I had hoped to get back to “Round the Bend” by now, but have instead been obsessively annotating The League of Extraordinary Gentlemen: Tempest. (Plus, of course, the usual integration of useful comments on the various projects.) While my fellow Tempest annotators have been making invaluable contributions, I have a combination of OCD and skilled google-fu that has let me add a lot to all the issues so far. I’ve finished my first pass on all four issues so far, but am in the midst of doing some follow-up to clean up remaining typos and whatnot. Some highlights from the notes: <cut>
- Issue #2, page 7, panel 5: First appearance of the Pink Child. She is from Marco Denevi’s short story “La niña rosa”, in his anthology Falsificaciones (1966), though as that book doesn’t seem to have been translated into English, it seems likely that Moore got her story from the “Pink Palace” entry in The Dictionary of Imaginary Places (which seems to be largely a verbatim translation of Denevi’s story). The Dictionary was a major source for The New Traveller’s Almanac, where the Pink Child was first mentioned by Moore, in what seems like a good summary of her story:
…within the south-most reaches of Peru, stands a solitary Pink Palace that may once have been a part of Gunda, but which stands in much better repair than Gunda’s palaces, and which is still inhabited. Herein lives the Pink Child, an ageless and perfectly beautiful girl (possessing neither knees nor elbows, since these body parts are less than beautiful), who spends her days amidst exquisite loveliness and whose sole utterance is said to be “I pray thee, do not rise.” Although she has once travelled widely, witnessing the filth and squalor of the world, this has not ruffled her deportment or serene refinement, and she still draws swans with one pink fingertip upon the scented air of the Pink Palace, murmuring, “I pray thee, do not rise.”
(Note that, as described, she is drawn without elbows or knees.) The Almanac does not elaborate on when the data on the Pink Palace was collected, but as Mina and Orlando recognize the Pink Child here, it seems likely that it was during their early 20th century travels, suggesting that the Pink Child is unaging. The Pink Child also had a brief cameo in the Blazing World section at the end of Black Dossier (P187p1-2). In Nemo: River of Ghosts, it was established that Hugo Coghlan has (at least mostly) been working for the Pink Child since fighting Danner (seen on pages 2-3 of this issue, set in 1919). Theis would seem to imply that since N:RoG (set in 1975), Coghlan has been employed by both the Nemo family and the Pink Child, and that the Pink Child has moved to Lincoln Island, possibly to help facilitate this arrangement.
- In “La niña rosa”, while her only directly-reported speech is two instances of “I pray thee, do not rise,” the story does say that one of the things she habitually does is to “recite in French La cigale et la fourmi” (the fable of the grasshopper and the ant). Hence, Moore’s claim of her having a “sole utterance” is a change from the source material.
- Issue #3, page 7, panel 2: “Didn’t get bitten…” – These are the opening words to “Immortal Love” by “Eddie Enrico and his Hawaiian Hotshots”, which was intended to be included as a record with Black Dossier (but never actually was). A limited printing of the record eventually surfaced, and is linked above. As published, “Immortal Love” was not included, but was referred to on pages 155 and 157 of Black Dossier. The song is definitely about the love between Allan and Mina, and it’s even likely that “Eddie Enrico” is an alias for Allan himself.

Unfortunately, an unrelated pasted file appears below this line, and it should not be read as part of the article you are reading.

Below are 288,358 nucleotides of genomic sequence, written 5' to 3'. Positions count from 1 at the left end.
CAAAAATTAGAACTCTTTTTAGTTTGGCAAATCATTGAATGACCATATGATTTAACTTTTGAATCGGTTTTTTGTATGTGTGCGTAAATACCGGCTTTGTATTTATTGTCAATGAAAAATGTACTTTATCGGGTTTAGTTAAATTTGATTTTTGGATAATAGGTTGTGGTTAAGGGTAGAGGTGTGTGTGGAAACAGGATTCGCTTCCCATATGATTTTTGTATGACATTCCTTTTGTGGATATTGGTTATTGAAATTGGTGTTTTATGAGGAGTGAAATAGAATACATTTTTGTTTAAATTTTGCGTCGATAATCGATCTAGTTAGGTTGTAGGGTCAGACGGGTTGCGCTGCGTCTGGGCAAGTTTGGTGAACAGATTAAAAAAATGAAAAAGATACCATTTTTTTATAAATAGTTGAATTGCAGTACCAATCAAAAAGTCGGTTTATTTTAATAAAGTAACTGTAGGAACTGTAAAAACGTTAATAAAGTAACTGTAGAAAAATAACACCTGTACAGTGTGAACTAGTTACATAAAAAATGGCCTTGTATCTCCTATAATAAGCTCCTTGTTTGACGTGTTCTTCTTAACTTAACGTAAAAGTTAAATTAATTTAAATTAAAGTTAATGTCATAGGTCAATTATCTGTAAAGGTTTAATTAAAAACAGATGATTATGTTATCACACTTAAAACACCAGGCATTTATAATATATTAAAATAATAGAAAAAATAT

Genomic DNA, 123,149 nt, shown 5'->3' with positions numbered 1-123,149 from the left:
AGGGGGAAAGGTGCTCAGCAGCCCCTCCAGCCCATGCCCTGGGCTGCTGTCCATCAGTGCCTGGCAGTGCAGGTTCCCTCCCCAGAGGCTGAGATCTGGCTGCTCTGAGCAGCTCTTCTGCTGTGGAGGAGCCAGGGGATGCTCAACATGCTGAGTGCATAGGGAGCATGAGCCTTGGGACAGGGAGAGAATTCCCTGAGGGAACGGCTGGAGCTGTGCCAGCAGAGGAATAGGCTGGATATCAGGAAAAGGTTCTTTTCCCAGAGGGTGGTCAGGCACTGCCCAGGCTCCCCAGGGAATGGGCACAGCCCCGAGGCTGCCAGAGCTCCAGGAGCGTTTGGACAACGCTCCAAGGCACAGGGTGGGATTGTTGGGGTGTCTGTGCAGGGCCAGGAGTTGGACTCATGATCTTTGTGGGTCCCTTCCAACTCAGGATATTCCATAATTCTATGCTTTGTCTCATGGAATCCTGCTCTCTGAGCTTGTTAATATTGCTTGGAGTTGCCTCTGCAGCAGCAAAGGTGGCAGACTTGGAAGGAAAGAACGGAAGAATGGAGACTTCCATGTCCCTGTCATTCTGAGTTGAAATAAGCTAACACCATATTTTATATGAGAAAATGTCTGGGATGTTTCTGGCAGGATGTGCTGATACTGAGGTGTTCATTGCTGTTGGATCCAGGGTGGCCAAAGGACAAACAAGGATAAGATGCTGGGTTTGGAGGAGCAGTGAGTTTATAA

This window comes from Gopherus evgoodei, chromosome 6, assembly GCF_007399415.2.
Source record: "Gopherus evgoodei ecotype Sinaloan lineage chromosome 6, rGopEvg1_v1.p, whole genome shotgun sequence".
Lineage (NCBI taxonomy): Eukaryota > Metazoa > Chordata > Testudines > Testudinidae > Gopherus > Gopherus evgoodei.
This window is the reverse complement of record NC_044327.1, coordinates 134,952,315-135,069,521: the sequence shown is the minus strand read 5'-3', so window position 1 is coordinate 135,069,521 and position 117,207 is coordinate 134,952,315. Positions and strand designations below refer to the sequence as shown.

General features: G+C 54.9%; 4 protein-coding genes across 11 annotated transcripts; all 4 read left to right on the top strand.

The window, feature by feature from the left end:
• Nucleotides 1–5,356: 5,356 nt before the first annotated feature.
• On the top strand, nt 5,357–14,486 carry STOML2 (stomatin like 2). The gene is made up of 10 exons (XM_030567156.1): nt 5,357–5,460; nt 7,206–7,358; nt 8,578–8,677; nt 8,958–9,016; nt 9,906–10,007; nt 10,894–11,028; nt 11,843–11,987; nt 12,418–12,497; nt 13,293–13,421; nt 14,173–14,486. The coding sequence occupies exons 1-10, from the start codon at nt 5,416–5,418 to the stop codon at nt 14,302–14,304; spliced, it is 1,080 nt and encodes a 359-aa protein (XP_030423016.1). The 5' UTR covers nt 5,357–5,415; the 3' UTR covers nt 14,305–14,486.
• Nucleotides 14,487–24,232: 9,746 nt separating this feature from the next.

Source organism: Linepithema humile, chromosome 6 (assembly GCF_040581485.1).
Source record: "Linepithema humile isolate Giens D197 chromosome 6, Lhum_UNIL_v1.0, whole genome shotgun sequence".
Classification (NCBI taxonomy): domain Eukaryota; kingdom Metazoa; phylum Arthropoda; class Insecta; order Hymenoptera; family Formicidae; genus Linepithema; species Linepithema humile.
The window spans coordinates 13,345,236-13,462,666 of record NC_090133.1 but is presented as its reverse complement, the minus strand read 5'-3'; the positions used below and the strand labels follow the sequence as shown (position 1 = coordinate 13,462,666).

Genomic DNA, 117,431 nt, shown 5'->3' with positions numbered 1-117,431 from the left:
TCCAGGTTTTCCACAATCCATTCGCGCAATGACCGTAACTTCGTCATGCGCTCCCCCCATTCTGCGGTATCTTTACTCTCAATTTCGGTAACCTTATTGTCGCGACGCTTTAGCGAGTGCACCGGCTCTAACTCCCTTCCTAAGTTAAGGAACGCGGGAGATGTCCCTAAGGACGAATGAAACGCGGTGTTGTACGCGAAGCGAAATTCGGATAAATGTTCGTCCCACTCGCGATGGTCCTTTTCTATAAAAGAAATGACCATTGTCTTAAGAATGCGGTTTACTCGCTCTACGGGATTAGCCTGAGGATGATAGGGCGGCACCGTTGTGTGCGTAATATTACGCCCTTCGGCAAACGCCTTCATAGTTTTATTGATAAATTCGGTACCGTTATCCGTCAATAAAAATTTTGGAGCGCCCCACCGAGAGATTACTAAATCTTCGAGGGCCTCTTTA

- Issue #3, page 30, panel 2: “The Unknown” […] refers to a supernatural realm frequently seen in ACG comic books, including Moore’s beloved Herbie. Moore describes it in Jerusalem as follows:
[…] ACG’s distinctive green-tinged afterlife. This occult region, carpeted in limeade-coloured clouds, is a Rod Serling version of Eternity that features intermittently across the outfit’s other books and is referred to as “The Unknown” on what looks like a hand-painted sign in its cumulus-strewn reception area. The place is an abode of sheet-clad ghosts, trolls, leprechauns and monsters cribbed from Universal Studios’ back catalogue, along with wingless, robed custodians who seem like biliously-hued Frank Capra angels, tubby and avuncular.
- Issue #4, page 18, panel 3: The prismatic controls of the surveillance system are quite at odds with what we saw earlier this issue. On page 11, the (cartoonish) tech could be out of the 1950s. On page 14, it appears to be 1980s vintage. Here, the technology is positively futuristic. This would seem to correlate with an increased degree of "realism", and an increase in the (apparent) age of the target audience across the three scenes.
- Issue #4, page 25: Unlike most other episodes of Seven Stars, this episode has very few references to British comics, and lots of references to American comics. Perhaps this is due to the way that, when Moore and O’Neill were growing up, comic books from America seemed otherworldly. As Moore says in The Mindscape of Alan Moore:
…when I was seven, I picked up my very first American comics. These were bright, garish four-colour things, that rather than taking place against some anonymous Northern British backdrop, took place in cities like New York, which to me were as exotic as Mars.</cut>
Hopefully I’ll get back to “Round the Bend” next time, but quite possibly not, since the penultimate issues of both LoEG and Cinema Purgatorio are due to drop tomorrow…